Further, it seems clear to me that certain opportunities are inherently tied to the kind of person one is. As a prospective philosopher, different things will count as important opportunities for me than would count for my good friends Gizelle, who has studied fashion design, Hogan, who is working towards his degree in landscape architecture, Eric, who is pursuing a job in chemical engineering, or Andy, who is looking for work in the public sector (trampling on my freedom!). Trying to accord each of us an equal opportunity would not simply be difficult; it would be an incoherent objective.

Further, the quality of an opportunity seems to be contingent on what someone will do with it. Two philosophy students could both be given a chance to pursue the same degree in the same school, only to discover that one of them could not comfortably keep pace with the rigorous curriculum, while the other breezed through her work without any trouble. Even though the program being offered to both was the same, it seems like we would want to evaluate the opportunity afforded to each differently.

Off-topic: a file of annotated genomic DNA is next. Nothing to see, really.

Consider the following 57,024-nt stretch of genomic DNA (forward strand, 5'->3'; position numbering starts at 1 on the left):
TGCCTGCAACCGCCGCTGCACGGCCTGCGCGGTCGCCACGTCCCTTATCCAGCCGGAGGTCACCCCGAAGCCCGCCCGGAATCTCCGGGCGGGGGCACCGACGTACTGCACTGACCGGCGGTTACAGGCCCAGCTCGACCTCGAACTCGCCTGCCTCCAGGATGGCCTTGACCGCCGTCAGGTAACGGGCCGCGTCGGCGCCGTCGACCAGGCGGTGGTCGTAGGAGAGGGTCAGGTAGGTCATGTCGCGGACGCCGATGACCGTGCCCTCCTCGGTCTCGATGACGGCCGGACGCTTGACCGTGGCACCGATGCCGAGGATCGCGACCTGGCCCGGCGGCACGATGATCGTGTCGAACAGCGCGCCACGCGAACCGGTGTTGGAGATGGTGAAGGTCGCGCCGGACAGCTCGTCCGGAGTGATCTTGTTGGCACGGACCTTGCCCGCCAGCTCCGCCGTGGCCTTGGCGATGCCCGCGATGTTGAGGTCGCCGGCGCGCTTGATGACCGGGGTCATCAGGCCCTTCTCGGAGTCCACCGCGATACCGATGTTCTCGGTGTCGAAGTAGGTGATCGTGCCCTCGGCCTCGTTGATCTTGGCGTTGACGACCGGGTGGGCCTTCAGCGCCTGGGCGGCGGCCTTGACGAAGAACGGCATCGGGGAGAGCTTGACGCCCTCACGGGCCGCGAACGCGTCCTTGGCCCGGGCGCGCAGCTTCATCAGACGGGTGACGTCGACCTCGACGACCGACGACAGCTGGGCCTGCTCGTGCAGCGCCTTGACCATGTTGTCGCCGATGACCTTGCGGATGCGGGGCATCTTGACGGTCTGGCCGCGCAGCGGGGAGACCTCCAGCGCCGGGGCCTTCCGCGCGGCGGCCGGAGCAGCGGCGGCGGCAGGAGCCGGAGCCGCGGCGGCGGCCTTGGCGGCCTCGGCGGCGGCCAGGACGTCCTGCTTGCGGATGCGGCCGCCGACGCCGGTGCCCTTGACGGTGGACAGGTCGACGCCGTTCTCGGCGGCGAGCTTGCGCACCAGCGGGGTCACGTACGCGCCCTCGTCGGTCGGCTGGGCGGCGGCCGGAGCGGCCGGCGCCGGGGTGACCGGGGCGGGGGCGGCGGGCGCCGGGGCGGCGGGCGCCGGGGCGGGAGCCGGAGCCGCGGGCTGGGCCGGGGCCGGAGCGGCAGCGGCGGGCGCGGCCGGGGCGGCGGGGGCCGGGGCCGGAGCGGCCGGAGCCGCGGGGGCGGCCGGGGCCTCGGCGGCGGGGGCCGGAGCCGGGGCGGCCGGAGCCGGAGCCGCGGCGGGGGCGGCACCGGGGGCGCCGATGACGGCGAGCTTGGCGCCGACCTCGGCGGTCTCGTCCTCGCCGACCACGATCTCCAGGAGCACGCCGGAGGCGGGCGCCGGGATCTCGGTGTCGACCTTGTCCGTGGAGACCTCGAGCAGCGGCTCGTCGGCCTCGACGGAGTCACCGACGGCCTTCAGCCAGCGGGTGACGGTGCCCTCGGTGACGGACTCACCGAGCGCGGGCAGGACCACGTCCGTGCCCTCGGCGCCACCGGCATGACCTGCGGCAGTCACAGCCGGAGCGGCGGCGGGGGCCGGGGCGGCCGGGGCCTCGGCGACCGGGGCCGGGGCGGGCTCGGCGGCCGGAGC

So what egalitarians of opportunity seem to be committed to is some notion that we should all be granted an equal opportunity for self-realization, whatever form that might take. In this view, I don't think we'd want to confine ourselves to attempting to categorize opportunities by "number and nature," because ultimately those ideas are either going to be irrelevant (who cares how many different opportunities you have if the ones you want are available to you?) or circular (if you want to talk about "goodness" or "aptness" as being a part of the nature of the kinds of opportunities we want to provide for people, then isn't it definitional that we would want to provide them?). But the basic idea, I think, is not an unreasonable one: in a good society, we will all have an equal chance of living the kinds of lives that represent a Hegelian sort of ideal of self-actualization, where we are able to break free of the constraints imposed upon us by our material realities, in order to bring an order to our existence which reflects our true spirit and soul. Worded this way, it seems odd -- even vulgar -- to suggest that we should come out in favor of a system of social organization which affords such opportunities to some, but happily denies them to others.